All About Neck Ties

All About Neck Ties

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Questionable theories aside, psychologists have performed carefully controlled experiments proving that we react physiologically to colours and patterns. Blood pressure, heart beat and breathing are all subject to the spots on the ties we see before our eyes. If you have ever had to sit in a meeting for four hours chaired by a fellow with an orange and black belly-warmer, you will know from your migraine exactly what I mean.


Neckties “satisfy modern man’s desire to dress in art”, or so says Harry Anderson, American magician and actor. Now, an artist needs a palette of colours to work with, each with their own meanings.

BLUE

The most popular shade of tie for eons, blue symbolises integrity, tranquillity, and simply “the best”. A blue tie tells others that you are honest, hard-working and modest. Psychologically, it has a calming effect.

RED
“How is it that if anyone describes a man wearing a red necktie, nothing further need be said; you imagine a horsey individual, or a sporting publican with a suit of loud checks, a loud voice, and much jewellery”. Don’t panic, that was in 1897, as expressed in the “Tailor and Cutter” magazine. But it is only quite recently that a predominantly red tie has become acceptable outside of communist party get-togethers. Red is an ambivalent colour – it can signal love or anger, courage or danger. Therefore you must still use caution and anticipate which of these extremes your tie may evoke depending on what you do that day. Red is the shade that gets psychologists most excited when measuring their subjects’ physiological reaction to colours. Crimson is said to be the shade most evoking sexual connotations.

ORANGE

The colour of choice of Hare Krishnas. Not surprisingly, orange, and the more orange shades of red, warn of danger. Thus, not a popular colour.

BLACK
Traditionally considered drab and mournful in a necktie, black is of course quite acceptable in a bow. Solid black identifies you as part of the funeral directing trade; but if it is well balanced by a contrasting stripe, the result can be trés elegant.

GREY
Considered ambiguous in significance by the experts.

YELLOW
Young, hopeful and happy in a tie, cowardly elsewhere. Muted yellow was the power-tie of choice a few years back, though it had to be offset with some blue or red motifs or spots to avoid wimpiness.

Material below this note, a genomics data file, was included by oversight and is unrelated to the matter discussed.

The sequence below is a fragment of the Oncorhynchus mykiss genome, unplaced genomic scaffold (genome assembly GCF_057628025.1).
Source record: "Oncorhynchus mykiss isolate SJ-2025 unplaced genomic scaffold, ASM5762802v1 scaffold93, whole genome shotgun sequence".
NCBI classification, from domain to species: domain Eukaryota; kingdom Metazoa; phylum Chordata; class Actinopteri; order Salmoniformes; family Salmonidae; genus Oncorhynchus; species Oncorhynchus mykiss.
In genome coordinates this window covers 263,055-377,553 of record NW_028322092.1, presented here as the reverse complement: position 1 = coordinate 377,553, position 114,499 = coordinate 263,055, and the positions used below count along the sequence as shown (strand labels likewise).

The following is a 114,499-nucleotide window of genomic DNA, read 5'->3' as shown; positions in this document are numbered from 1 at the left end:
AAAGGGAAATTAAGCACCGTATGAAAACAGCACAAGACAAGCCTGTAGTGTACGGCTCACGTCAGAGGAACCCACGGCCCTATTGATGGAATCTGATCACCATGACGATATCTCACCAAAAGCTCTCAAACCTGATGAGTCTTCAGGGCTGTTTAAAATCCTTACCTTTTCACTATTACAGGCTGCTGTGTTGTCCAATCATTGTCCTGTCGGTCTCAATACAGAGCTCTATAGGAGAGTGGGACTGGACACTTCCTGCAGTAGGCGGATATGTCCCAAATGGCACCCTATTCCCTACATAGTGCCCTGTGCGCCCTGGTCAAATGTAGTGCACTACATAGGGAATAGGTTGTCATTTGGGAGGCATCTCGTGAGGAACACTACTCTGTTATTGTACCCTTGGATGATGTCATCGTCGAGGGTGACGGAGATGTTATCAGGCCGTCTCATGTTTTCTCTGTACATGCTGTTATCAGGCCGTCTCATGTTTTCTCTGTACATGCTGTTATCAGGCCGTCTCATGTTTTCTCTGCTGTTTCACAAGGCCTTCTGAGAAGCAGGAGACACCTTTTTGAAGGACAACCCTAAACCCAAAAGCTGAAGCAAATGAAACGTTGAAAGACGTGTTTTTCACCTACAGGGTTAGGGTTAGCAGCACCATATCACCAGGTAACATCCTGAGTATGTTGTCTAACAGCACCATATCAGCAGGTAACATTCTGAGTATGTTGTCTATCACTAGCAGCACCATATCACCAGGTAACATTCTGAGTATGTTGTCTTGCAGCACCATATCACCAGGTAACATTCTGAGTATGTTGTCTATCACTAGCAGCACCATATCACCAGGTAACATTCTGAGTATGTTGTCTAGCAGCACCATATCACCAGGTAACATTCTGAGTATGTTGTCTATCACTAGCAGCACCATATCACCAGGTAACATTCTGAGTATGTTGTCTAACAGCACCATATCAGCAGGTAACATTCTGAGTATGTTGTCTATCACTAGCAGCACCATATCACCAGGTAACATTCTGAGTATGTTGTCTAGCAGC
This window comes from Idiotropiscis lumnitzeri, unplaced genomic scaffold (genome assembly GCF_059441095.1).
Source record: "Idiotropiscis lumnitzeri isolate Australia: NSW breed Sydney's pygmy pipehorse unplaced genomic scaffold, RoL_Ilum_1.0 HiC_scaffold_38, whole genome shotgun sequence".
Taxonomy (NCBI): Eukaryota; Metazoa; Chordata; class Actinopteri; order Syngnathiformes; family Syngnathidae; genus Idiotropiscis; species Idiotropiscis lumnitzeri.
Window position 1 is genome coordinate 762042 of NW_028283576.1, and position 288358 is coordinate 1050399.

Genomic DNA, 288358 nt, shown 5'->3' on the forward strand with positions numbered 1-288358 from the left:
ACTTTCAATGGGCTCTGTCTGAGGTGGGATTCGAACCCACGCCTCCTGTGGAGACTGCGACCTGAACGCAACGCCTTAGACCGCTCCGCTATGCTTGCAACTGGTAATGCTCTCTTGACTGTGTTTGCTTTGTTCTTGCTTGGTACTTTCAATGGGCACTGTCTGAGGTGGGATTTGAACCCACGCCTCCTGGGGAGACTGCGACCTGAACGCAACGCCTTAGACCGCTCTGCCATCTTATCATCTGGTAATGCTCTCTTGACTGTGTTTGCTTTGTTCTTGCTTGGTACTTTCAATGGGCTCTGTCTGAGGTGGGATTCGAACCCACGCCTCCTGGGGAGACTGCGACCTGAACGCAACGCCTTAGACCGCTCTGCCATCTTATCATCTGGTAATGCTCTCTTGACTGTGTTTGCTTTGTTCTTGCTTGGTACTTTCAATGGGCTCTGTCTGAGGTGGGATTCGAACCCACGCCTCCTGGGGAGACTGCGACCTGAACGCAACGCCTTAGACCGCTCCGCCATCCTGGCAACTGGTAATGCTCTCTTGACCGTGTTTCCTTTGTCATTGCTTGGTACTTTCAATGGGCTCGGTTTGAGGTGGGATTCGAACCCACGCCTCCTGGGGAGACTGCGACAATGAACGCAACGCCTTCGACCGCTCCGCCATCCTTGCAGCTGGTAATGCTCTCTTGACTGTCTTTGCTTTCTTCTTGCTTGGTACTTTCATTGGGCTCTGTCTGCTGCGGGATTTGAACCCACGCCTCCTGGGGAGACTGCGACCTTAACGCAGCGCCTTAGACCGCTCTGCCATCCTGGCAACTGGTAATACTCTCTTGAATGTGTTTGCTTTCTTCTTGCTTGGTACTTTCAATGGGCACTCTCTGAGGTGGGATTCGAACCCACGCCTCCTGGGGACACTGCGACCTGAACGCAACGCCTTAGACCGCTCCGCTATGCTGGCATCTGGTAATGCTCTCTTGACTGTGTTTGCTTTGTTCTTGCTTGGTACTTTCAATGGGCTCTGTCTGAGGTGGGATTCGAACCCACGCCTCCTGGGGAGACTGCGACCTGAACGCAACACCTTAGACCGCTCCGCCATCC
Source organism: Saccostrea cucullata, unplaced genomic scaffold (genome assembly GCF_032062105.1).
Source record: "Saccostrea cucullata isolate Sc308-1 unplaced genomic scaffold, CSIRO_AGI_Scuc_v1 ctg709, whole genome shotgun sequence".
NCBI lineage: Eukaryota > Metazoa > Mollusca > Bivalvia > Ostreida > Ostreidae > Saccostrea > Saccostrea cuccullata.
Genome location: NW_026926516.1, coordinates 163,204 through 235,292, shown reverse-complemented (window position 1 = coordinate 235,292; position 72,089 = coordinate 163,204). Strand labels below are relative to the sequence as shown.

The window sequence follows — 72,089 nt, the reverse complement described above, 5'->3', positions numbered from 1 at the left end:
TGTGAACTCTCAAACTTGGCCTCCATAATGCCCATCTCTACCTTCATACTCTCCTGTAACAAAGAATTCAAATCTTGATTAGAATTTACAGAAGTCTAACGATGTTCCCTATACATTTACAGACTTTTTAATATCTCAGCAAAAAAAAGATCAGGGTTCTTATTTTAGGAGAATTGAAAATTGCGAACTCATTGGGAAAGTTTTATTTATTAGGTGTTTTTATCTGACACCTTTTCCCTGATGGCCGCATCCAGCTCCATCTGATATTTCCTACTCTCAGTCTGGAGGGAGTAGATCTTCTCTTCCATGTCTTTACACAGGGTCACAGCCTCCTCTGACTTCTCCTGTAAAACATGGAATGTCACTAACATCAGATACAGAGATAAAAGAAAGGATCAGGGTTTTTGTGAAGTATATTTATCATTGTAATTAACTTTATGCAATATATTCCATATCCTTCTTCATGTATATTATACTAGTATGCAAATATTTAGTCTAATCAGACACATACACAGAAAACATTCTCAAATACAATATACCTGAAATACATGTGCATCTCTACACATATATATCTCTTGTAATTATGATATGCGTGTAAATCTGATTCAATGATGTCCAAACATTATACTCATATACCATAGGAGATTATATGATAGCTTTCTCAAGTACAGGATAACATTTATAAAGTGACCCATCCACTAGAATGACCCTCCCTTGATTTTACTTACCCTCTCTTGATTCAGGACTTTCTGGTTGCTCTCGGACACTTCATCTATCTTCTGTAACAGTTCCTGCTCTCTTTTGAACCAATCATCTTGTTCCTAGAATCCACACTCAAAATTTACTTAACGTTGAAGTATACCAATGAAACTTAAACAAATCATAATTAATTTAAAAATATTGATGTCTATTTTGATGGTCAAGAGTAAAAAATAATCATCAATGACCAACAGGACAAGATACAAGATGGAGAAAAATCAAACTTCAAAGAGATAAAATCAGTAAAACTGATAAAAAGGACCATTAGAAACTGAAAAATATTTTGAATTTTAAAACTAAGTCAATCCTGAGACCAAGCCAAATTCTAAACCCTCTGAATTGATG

GREEN
There is some risk of being called “Paddy” if this features predominantly on your person. Although ecologically significant, green also evokes thoughts of gnomes and fairies.

PURPLE
Originally purple was the rarest die available, and was restricted to use by royalty only. In conventional circles it is now considered vulgar or dreamlike, though in my opinion it can look quite stylish with a grey suit.

BROWN
Shows the least dirt. Other things going for brown are it exudes economy and earthiness. Tan and beige are the least communicative of shades, whereas reddish-brown is said to be effective both professionally and sexually.

STRIPES
Stripes express a desire for orderliness, dependability and conservatism. A sufficiently bold wide stripe will indicate that you are outgoing and a pretty enterprising fellow, however. Most often set at a diagonal on a tie, you won’t see horizontal or vertical stripes very often (think of jail and a convict’s uniform). There is a scientific paper waiting to be written by the sociologist who discovers the significance of stripes that run down from the right (favoured in the U.S.A.) or from the left (the European preference).

CHECKS
Also expressing order. Beware of large checks unless you are a lumber-jack or plan to camouflage yourself on a table cloth. Small checks are just right for architects and engineers.

ARTAN

Tartan has a long and colourful history, that has been known to get the odd Scot into hot-water. Due to the threat of the separatist movement in the 18th century, Tartan was prohibited by British Law in 1746. Although no longer a political offence, on fashion grounds it is perhaps a pity that the law was repealed in 1785, don’t you agree ?

CURVED PATTERNS
Express freedom and relaxation in comparison with rigid checked and striped patterns. Paisley is a good example of a pattern that exudes creativity and an easy-going manner, while maintaining conservative respectability.

SPOTS

Once favoured by stand-up comedians, spots present an amalgamation of order and curves leading to a humorous effect, especially if large. Small spots appear to evoke just a smile, which is fine.

FLORALS
Until recently of questionable merit on a tie, in these liberated days of the sensitive male, florals are once again O.K.. I say “once again”, because before about 1800 men wore florals as much as women. Botanicals only made a come-back in the 1960’s, although flower-power ties did not catch on immediately.

OTHER MOTIFS

Cats, dogs, cars, tennis rackets, vegetables, etc. are fine on weekends, making a fairly obvious statement, though often not about fashion.

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